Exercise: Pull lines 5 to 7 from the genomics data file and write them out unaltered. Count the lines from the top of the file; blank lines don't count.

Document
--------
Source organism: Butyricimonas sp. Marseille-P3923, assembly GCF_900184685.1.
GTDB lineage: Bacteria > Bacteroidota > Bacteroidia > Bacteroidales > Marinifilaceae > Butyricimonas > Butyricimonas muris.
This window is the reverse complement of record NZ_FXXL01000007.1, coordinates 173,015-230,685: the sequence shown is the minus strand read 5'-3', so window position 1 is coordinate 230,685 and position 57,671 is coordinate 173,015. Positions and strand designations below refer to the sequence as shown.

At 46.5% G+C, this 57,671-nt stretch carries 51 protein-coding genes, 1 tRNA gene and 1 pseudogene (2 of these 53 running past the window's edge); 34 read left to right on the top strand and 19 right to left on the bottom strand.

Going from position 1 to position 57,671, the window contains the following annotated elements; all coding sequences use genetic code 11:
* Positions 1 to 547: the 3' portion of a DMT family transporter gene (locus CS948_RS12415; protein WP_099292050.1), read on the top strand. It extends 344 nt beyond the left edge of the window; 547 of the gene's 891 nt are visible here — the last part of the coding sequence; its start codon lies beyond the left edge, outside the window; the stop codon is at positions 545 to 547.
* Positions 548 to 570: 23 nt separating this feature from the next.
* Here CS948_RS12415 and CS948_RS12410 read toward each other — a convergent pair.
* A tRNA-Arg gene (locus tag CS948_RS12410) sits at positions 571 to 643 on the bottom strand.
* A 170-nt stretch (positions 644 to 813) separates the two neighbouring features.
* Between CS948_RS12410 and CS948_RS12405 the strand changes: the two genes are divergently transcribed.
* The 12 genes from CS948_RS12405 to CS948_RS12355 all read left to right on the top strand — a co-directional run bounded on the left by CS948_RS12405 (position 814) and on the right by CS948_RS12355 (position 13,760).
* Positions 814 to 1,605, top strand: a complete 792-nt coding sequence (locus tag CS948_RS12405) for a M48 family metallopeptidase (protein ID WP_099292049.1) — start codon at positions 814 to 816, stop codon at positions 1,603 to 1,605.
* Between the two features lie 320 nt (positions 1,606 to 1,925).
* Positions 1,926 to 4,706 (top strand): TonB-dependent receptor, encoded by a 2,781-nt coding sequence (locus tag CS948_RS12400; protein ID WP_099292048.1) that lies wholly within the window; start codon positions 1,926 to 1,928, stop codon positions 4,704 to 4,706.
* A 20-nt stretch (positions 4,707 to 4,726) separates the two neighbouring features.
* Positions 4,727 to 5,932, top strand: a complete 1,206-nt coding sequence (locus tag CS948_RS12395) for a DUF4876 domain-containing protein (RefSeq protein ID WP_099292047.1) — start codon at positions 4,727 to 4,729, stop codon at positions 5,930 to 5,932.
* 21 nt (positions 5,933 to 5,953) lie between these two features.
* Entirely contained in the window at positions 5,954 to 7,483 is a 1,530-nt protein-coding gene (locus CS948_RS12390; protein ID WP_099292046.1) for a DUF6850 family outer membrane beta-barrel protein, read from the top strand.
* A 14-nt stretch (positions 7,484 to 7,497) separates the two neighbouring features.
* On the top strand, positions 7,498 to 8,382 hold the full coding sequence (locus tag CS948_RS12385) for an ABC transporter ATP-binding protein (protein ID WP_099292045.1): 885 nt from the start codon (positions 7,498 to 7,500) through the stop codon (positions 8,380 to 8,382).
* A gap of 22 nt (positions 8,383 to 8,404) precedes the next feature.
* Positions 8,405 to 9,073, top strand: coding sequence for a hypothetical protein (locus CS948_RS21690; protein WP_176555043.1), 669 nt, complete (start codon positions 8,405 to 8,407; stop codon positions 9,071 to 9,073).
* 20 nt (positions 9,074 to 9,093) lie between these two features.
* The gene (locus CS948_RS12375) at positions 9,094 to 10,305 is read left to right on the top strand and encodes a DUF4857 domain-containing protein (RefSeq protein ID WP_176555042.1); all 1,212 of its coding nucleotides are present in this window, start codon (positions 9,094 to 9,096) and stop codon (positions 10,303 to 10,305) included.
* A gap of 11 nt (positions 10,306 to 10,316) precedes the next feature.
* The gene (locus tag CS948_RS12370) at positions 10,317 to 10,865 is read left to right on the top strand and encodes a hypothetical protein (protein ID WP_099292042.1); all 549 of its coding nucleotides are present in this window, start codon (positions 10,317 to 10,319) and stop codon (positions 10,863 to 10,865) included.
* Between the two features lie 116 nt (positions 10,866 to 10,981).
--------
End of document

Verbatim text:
Going from position 1 to position 57,671, the window contains the following annotated elements; all coding sequences use genetic code 11:
* Positions 1 to 547: the 3' portion of a DMT family transporter gene (locus CS948_RS12415; protein WP_099292050.1), read on the top strand. It extends 344 nt beyond the left edge of the window; 547 of the gene's 891 nt are visible here — the last part of the coding sequence; its start codon lies beyond the left edge, outside the window; the stop codon is at positions 545 to 547.
* Positions 548 to 570: 23 nt separating this feature from the next.